Advertisement

Receiving and Shipping

  • Kenneth B. Ackerman

Abstract

In many organizations, particularly manufacturing companies, there is a distinct division of responsibility between receiving and shipping. Goods being received are controlled by the purchasing manager, while goods to be shipped are controlled by the traffic manager. Unfortunately, however, in too many cases there is poor communication between the purchasing and traffic departments. As a result, there is a tendency for receiving department personnel to have a life full of surprises—such as trucks showing up without notice to the warehouse manager. When such surprises provide substantial unloading volume, they can be seriously disruptive to the warehouse work schedule.

Keywords

Truck Driver Order Picker Prima Facie Case Common Carrier Warehouse Manager 
These keywords were added by machine and not by the authors. This process is experimental and the keywords may be updated as the learning algorithm improves.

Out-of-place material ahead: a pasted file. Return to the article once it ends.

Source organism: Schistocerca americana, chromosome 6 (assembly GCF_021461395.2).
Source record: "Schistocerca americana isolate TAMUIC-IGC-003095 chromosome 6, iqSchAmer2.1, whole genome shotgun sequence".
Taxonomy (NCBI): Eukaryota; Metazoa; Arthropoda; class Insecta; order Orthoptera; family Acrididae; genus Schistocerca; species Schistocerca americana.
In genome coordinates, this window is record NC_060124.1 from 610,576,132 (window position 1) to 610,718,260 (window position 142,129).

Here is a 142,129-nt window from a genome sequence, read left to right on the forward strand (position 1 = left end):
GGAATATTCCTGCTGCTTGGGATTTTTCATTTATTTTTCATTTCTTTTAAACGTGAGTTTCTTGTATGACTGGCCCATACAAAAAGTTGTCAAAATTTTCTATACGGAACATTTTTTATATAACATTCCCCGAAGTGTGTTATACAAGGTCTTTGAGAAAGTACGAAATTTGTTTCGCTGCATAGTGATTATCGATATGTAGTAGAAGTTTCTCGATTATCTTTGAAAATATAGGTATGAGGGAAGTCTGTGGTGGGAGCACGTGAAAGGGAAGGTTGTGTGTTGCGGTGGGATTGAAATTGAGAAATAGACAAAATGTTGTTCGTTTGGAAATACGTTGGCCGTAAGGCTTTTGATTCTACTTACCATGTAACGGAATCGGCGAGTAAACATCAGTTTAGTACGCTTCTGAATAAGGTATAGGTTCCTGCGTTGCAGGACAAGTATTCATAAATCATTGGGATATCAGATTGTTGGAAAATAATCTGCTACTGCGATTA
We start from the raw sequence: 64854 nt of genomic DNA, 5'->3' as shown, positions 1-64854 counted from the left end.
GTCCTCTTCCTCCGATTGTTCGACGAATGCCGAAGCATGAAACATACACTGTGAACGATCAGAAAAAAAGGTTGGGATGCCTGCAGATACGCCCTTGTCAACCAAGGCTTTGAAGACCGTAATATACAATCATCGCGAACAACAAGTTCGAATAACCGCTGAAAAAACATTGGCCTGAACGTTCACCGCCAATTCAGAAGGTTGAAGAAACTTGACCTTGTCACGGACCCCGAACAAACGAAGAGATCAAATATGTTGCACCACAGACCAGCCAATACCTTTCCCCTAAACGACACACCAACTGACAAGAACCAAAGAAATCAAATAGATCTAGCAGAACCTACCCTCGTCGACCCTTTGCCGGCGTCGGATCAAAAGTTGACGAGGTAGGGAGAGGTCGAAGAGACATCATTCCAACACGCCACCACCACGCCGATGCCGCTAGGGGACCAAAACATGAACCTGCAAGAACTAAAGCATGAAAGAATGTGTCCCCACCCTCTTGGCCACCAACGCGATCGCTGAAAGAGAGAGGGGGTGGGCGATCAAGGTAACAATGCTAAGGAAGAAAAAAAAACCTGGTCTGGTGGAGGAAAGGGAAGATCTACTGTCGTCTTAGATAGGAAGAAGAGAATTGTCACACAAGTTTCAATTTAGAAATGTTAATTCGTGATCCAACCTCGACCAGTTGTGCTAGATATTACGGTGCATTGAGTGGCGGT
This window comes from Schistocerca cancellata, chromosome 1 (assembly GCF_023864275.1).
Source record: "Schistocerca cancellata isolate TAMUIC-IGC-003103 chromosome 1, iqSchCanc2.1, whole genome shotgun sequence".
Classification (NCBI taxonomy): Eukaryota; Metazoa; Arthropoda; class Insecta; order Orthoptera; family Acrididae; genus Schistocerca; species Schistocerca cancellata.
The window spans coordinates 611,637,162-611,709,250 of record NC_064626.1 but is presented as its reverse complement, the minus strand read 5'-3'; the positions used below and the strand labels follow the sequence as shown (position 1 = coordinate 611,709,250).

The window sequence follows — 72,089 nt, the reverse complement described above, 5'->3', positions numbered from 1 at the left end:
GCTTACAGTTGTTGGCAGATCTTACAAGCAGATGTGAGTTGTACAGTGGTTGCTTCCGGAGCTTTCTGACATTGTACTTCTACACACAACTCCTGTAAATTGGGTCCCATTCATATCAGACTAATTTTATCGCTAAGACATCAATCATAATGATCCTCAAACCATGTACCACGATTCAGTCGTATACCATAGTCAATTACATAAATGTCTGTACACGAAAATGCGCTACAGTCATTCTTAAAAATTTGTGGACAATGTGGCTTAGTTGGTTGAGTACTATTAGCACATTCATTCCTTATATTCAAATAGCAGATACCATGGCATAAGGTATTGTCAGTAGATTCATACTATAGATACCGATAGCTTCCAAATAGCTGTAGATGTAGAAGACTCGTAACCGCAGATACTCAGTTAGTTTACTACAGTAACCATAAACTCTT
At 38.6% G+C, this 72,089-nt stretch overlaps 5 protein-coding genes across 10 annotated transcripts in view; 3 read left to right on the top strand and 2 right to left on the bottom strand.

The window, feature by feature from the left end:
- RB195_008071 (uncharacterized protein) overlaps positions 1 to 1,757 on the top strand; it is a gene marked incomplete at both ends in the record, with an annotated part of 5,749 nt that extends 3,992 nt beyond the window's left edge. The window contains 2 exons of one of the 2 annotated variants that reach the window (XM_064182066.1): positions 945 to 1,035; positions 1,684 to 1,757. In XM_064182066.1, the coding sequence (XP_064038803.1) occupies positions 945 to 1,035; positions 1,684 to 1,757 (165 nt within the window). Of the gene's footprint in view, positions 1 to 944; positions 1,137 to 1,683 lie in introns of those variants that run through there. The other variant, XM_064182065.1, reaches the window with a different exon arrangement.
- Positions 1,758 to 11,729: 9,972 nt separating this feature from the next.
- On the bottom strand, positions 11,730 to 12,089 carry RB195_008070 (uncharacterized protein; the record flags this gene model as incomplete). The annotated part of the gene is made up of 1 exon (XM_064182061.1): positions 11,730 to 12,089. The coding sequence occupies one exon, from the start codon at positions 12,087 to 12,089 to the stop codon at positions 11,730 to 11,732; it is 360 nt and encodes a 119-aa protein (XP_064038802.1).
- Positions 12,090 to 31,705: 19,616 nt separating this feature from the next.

Preview

Unable to display preview. Download preview PDF.

Unable to display preview. Download preview PDF.

References

  1. 1.
    From an interview with Burr Hupp, Executive Director of Warehousing Education and Research Council, in Traffic Management, Cahners Publishing Co., November, 1982.Google Scholar
  2. 2.
    From a technical paper by Leon Cohan of T. Marzetti Company, Columbus, Ohio and published by Warehousing education and Research Council.Google Scholar
  3. 3.
    From a technical paper by Leon Cohan of T. Marzetti Company, Columbus, Ohio and published by Warehousing Education and Research Council, December, 1984.Google Scholar

Copyright information

© Springer Science+Business Media New York 1990

Authors and Affiliations

  • Kenneth B. Ackerman

There are no affiliations available

Personalised recommendations